Degree Granting Department
Charles B. Guignon, Ph.D.
Consciousness, Gelassenheit, Heidegger, Phenomenology, Waiting
Contemporary studies of the phenomenon of attention uncritically suppose that the only way to go about observing attention is as a modification of consciousness. Consciousness is taken to be always intentional, i.e., distinguished by reference to an object-whether physical or not-toward which it is directed. Observers of attention therefore assume that attention is an intentional modification of consciousness. Such practices of observation, in virtue of the kinds of practices that they are, take for granted that the fundamental constituents of reality are subjects and objects.
Edmund Husserl and Martin Heidegger (and Maurice Merleau-Ponty after them) discovered that belief in the world as divided into subjects and objects is merely a convenience designed for the purpose of making a certain kind of sense of experience intelligible-a belief that operates as a controlling assumption which forces the world, if it is to be intelligible, to show up under the oppressively confined ontology that was originally introduced merely as an observational convenience. My work contributes to the prevalent literature an examination of these presuppositions by reconsidering what the landscape of attention studies would look like without the importation of the confinement of a world reduced to subjects in interaction with objects. I do this first by returning to the fundamental and yet strangely forgotten insights into the question that Husserl and Heidegger provided.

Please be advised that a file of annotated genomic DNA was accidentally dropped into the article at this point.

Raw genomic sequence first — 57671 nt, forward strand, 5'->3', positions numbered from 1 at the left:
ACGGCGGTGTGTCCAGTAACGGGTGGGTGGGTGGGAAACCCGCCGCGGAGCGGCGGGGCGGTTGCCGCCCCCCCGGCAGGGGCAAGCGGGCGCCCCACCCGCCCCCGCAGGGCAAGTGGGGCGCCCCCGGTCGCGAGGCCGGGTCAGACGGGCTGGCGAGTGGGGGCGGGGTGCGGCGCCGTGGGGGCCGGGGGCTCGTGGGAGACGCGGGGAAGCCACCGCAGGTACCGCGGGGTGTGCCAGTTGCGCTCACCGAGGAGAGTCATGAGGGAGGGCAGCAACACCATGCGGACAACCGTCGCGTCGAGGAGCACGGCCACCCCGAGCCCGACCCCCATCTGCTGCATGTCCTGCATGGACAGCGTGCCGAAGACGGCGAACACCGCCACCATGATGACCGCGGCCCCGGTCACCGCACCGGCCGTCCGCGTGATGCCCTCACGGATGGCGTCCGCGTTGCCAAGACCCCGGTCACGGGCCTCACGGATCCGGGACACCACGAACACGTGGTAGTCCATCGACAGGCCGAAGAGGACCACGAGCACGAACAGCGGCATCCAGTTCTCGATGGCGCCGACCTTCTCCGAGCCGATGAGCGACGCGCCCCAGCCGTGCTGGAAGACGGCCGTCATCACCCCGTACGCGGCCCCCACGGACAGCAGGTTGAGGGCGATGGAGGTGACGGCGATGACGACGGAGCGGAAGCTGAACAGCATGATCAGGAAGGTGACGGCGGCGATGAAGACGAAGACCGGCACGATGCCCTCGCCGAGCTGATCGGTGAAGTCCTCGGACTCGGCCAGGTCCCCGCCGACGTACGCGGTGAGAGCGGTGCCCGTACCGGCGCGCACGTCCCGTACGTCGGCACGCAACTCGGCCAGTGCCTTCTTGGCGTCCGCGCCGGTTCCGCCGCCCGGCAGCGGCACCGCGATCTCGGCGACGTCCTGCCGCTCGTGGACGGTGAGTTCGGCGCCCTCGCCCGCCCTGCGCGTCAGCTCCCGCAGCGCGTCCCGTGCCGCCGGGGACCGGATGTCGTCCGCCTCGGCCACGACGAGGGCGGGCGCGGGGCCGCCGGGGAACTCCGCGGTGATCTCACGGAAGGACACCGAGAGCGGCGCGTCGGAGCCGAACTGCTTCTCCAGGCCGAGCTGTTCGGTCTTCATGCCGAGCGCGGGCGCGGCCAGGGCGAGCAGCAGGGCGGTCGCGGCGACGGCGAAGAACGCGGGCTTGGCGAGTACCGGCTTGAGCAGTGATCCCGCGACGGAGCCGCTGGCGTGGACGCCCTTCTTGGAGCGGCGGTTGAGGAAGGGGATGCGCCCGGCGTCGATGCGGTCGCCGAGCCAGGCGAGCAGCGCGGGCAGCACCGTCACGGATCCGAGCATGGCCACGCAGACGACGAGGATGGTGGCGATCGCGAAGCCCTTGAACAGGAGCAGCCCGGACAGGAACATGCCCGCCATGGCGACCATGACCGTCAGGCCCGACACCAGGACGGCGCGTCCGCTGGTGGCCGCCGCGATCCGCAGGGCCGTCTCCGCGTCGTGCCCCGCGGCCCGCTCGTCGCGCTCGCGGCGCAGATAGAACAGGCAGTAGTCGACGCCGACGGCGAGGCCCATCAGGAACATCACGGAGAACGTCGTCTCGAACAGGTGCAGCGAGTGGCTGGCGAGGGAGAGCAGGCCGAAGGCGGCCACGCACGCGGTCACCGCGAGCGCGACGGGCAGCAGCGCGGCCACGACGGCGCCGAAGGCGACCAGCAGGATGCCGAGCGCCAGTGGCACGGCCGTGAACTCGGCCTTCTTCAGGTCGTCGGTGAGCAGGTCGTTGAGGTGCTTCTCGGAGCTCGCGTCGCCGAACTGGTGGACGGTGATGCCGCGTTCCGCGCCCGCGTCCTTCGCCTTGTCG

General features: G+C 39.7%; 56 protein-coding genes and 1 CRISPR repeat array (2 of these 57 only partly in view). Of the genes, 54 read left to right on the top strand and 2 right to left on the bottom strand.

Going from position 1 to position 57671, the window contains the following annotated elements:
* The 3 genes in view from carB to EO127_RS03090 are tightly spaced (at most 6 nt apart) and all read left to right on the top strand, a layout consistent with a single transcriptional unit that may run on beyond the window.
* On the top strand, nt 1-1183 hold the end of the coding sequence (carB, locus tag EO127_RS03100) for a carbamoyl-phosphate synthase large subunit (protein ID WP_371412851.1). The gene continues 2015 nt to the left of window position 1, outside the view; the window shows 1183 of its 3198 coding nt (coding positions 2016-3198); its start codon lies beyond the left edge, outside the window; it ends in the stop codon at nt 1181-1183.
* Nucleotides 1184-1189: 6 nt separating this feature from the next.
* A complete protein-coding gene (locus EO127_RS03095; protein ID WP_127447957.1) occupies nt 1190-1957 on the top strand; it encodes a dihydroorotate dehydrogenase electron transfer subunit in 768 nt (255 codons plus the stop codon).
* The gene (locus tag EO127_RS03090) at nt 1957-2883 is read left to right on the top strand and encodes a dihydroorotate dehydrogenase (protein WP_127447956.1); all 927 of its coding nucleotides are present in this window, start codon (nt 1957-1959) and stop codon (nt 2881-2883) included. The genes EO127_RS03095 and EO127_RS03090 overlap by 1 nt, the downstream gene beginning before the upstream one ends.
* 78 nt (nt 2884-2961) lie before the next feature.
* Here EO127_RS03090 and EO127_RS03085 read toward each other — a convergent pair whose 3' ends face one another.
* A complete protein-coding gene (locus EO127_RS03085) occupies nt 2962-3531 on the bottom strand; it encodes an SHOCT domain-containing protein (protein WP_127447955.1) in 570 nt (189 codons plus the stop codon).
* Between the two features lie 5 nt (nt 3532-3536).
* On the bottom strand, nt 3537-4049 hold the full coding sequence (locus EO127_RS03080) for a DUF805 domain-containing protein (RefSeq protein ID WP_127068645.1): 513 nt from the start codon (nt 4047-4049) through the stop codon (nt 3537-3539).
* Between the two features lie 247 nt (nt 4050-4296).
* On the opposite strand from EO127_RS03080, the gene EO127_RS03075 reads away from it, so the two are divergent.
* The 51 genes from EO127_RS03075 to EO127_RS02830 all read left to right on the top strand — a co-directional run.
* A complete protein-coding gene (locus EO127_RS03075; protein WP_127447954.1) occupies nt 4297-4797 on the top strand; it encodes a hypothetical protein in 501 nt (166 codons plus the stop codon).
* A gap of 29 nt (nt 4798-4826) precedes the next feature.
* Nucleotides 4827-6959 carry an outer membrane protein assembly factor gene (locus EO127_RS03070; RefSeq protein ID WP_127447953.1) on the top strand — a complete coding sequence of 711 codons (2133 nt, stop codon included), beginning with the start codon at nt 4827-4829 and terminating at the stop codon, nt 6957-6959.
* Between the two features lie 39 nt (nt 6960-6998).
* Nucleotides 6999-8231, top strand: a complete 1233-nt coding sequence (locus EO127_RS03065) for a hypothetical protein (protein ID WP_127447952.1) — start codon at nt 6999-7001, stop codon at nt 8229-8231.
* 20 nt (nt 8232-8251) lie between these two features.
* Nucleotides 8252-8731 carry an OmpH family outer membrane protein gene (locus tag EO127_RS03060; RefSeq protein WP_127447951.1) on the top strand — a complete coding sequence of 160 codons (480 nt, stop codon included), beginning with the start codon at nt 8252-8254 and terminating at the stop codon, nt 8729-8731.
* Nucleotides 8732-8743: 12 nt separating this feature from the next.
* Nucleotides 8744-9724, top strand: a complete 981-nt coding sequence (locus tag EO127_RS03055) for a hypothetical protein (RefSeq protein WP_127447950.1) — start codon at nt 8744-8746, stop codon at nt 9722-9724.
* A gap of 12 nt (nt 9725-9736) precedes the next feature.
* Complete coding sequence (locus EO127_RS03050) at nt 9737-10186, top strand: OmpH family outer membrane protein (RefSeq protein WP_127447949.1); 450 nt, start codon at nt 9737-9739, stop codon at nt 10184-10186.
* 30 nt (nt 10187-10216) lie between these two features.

Then I explore through some of the autobiographical work of Virginia Woolf, Simone Weil, and Pascal a pathway by which we might think differently about what it is to pay attention. I conclude that attention might also be understood as a kind of waiting that does not specify an object, but rather a posture, a way of being that necessarily manifests itself prior to any sort of prejudged or anticipated object. The contribution of my work will serve the community of observers of attention by forcing them to explain what it is to pay attention without reliance on the subject-object distinction.
Scholar Commons Citation
Gurley, S West, "Minding the gap: What it is to pay attention following the collapse of the subject-object distinction" (2008). Graduate Theses and Dissertations.